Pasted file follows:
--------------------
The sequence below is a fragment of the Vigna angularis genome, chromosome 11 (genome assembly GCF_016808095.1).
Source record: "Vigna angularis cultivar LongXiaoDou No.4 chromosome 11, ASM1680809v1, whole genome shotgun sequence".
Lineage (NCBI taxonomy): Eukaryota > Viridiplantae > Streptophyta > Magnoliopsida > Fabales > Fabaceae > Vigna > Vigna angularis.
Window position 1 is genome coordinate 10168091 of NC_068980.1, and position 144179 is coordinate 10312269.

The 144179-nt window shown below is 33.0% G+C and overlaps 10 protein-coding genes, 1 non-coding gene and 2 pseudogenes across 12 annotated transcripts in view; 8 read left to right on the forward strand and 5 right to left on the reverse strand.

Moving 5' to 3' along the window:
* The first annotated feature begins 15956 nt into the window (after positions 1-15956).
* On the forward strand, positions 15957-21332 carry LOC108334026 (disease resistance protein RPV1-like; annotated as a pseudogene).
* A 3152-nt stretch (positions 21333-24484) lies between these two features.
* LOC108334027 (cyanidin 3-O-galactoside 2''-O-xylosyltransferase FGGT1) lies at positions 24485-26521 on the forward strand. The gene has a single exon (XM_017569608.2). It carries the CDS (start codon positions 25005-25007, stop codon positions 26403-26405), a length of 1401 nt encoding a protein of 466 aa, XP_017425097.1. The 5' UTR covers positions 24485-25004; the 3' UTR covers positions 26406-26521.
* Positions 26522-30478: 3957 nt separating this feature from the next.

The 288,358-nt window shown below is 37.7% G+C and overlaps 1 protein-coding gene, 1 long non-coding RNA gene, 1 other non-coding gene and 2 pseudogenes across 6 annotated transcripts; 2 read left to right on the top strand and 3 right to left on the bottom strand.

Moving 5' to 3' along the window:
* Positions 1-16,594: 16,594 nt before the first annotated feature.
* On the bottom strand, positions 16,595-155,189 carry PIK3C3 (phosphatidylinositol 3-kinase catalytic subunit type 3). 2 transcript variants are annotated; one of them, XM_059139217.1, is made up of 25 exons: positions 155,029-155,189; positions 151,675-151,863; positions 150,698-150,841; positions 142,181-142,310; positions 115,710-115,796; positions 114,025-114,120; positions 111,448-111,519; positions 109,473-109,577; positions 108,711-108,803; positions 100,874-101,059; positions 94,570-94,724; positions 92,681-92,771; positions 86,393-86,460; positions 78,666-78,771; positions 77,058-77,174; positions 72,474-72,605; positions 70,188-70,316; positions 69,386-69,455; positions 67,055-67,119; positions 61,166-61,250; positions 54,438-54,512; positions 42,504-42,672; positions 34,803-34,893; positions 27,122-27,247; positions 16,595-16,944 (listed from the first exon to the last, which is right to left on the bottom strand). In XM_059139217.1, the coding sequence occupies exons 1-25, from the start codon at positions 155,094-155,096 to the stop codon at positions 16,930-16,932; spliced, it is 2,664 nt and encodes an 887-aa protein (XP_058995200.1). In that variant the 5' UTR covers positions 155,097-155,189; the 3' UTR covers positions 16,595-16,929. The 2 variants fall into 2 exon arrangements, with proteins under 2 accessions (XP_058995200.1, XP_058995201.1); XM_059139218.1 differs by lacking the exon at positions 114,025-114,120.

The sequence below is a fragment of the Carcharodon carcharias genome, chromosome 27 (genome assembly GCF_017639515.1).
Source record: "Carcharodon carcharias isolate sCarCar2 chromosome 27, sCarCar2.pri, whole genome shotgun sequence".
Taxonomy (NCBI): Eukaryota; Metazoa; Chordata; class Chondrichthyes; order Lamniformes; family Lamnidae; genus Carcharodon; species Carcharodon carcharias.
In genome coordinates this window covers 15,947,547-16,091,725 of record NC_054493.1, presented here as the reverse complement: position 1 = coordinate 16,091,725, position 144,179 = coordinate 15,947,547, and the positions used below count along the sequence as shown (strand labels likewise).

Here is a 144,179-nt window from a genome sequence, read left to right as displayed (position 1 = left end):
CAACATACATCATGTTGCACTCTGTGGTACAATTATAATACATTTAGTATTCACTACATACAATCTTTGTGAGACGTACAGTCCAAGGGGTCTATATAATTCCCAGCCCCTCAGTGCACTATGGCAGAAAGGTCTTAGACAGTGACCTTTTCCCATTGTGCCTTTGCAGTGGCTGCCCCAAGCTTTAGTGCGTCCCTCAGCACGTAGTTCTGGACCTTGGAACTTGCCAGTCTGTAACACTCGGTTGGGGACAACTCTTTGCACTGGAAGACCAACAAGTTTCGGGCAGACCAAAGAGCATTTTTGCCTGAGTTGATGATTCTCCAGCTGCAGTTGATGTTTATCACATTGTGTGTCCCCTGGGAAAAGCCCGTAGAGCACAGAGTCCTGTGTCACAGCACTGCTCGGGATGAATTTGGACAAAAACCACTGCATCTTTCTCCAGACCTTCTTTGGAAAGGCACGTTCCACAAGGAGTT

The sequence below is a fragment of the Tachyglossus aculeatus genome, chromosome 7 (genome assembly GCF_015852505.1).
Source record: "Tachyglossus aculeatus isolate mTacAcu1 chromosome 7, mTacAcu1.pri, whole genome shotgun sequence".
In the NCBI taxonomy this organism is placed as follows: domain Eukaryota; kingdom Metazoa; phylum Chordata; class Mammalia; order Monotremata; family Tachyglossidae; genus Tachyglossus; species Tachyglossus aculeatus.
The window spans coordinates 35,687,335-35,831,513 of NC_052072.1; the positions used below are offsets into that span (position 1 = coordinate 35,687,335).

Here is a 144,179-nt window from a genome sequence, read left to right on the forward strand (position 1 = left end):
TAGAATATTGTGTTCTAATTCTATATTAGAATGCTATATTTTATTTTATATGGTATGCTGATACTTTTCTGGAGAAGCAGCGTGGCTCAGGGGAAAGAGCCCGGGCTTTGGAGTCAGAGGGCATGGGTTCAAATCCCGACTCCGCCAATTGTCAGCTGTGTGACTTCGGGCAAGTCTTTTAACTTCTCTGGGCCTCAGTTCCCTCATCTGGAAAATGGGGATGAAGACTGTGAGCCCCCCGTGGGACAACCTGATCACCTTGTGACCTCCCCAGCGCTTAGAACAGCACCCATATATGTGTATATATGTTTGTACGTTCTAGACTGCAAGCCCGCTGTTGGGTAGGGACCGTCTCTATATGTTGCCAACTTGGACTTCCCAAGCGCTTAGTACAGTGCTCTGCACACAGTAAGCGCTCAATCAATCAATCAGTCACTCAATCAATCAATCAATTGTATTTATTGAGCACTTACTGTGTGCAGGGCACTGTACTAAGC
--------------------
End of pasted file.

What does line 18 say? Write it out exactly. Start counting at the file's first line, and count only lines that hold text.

Taxonomy (NCBI): Eukaryota; Metazoa; Chordata; class Chondrichthyes; order Lamniformes; family Lamnidae; genus Carcharodon; species Carcharodon carcharias.